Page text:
Another thought, if everyone is buying (collecting NFTs) I wonder if the next stage of the NFT craze (really digital artifacts) is to allow for peer to peer trading of these digital artifacts. Maybe that’s already possible? What about facsimiles? I wonder how this would affect pricing 🤔
Well, didn’t plan on posting again so quickly, but then this article on Angel List showed up that discusses the plan for trading digital artifacts through a blockchain marketplace:

Imagine a world where you could buy stocks, bonds, derivatives, cryptocurrencies or even pieces of art, all on one exchange, 24 hours a day, seven days a week, from anywhere in the world.
On this exchange, trades occur directly between two investors instead of through a complex latticework of brokers, clearinghouses and other middlemen and gatekeepers. They settle, or close, almost instantly, instead of taking up to two days. The system is cheaper, more transparent and ostensibly more open. It is also potentially more volatile and risky for investors; profits can turn into losses in the wink of an eye at any time of the day or night.

Entrepreneurs have for years dreamed of using blockchain technology, the concepts and software underpinning bitcoin, to enable digital trading of virtually any asset. Today the idea seems less far-fetched than ever.


The Future of Everything​

A look at how innovation and technology are transforming the way we live, work and play.

When trading of videogame retailer GameStop Corp. exploded earlier this year, it illustrated just how fragile today’s markets can be. It also showed that a new generation of stock traders operates much like crypto traders: Flash mobs of retail traders gathering on social media and targeting an asset for a mass-buy has been a hallmark of cryptocurrency trading for years.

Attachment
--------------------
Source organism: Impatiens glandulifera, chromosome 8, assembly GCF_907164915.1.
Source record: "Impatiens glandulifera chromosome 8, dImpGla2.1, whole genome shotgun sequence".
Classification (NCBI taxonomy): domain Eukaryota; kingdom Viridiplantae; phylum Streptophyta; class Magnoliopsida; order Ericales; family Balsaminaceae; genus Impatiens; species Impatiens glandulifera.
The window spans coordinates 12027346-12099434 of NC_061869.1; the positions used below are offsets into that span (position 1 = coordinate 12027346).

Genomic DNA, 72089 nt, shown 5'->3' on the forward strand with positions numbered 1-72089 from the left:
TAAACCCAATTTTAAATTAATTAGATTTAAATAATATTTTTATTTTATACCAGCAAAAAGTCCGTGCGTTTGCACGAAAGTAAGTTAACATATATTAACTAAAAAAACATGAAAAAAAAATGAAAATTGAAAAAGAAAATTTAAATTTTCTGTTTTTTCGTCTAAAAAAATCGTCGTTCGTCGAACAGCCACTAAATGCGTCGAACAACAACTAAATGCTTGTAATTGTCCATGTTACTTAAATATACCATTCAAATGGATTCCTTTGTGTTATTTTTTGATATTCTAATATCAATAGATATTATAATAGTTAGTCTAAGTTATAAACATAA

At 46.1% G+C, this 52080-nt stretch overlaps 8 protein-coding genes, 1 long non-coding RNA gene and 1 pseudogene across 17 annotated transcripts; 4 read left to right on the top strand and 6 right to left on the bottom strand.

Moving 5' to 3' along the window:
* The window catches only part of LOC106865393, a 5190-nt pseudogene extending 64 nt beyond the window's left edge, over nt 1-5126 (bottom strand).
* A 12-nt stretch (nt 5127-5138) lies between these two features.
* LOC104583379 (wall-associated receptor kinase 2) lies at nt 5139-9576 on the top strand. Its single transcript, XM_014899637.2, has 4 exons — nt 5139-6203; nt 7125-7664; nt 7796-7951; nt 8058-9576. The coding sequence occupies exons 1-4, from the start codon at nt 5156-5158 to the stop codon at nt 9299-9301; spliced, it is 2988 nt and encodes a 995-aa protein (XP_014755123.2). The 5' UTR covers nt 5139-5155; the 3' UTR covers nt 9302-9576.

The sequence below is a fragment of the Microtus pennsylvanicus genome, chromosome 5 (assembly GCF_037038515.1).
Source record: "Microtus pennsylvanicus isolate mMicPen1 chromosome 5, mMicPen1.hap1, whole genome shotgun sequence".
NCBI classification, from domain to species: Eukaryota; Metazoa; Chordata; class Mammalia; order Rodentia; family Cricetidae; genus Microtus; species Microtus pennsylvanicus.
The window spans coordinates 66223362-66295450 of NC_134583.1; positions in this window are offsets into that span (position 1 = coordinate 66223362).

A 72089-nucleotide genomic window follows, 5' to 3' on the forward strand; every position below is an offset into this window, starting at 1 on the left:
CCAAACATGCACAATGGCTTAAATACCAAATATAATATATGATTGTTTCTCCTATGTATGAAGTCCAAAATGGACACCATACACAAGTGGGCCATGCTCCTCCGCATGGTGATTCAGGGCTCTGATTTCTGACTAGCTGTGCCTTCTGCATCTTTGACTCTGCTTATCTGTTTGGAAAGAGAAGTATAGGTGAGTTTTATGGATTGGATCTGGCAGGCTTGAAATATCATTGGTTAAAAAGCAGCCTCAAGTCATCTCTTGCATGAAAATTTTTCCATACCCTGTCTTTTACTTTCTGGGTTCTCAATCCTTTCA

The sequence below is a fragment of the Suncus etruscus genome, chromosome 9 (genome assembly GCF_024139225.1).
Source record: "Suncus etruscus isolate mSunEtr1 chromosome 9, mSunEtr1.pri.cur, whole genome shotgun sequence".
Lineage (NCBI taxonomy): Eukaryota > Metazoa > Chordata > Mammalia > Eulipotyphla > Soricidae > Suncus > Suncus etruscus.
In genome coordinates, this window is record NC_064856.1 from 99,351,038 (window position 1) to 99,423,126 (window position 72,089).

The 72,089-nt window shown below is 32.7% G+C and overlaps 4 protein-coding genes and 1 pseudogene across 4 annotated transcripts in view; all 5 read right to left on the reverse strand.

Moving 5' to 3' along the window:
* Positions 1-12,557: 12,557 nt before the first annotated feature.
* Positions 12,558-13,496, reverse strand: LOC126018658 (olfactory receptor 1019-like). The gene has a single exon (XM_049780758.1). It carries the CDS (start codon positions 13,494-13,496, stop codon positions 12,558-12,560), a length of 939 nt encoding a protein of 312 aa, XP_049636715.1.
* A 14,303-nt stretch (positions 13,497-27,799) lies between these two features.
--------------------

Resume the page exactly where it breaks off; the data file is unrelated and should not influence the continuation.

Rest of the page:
The current capital markets aren’t built for that kind of trading, but a number of pilot programs and other experiments are investigating how to create digitized markets that can keep up with changing times. “We’re seeing a tectonic shift start to happen,” says Jeffrey Schumacher, the founder of New Asset Exchange, a Manhattan Beach, Calif.-based startup that aims to help companies create and sell digital securities.
London-based Blockchain.com has already built the infrastructure needed. The company, founded in 2011, began as a “wallet” service, a piece of software used to store bitcoins. As it attempted to grow, it was stymied because the existing financial industry wouldn’t extend basic services to crypto companies, says Peter Smith, the chief executive of London-based Blockchain.com. They had to build the services themselves.

Today, Blockchain.com offers trading, custody, clearing and settlement services to retail and institutional clients trading crypto. The company can now replicate every service in the traditional capital markets, Mr. Smith says.

By the beginning of next year, Mr. Smith expects Blockchain.com to begin listing assets apart from cryptocurrencies on its exchange, and plans to “aggressively move into asset classes one by one,” he says. By the end of 2024, he says, he wants to be able to have cryptocurrencies, foreign currency exchange, options and other investment products, and corporate equities available on his platform.
“Our thesis is pretty simple,” he says. “The internet is going to be the biggest economy in the world by 2030, and when it is there’s going to be a financial system built for the internet. Everything in crypto is built for that.”
 
And is that light at the end of the tunnel a freight train called Human Tokenization?
Bruh. I think you might be onto something here. Some applications of blockchain can, and mostly certainly look like they are going to be, used for a system of control. Take VeChain - it's a blockchain protocol used exclusively for supply chain management - now apply this system to food. All grown food / meat gets added to the block chain, and is tracked from End-to-End. This way a customer, or PTB, can see where the food originated from and where it moved from point-to-point until reaching the end. This is going to be advertised as "see? Now you can confirm your greens are certified organic and only been on the supply chain 3 days since grown". In Reality: Any food NOT on the blockchain could be "illegal" because it's contributing to "climate change". Ice Age Farmer has already pointed out in the US, in some states like Colorado, where there are bills to limit animal agriculture under the guise "animal rights" and "net zero carbon emissions". I mean, even Biden's new Climate plan that was revealed called for a 50 percent reduction in animal products - They're literally telling us they're going to starve the population - and I can see blockchain tech being used to aid that agenda.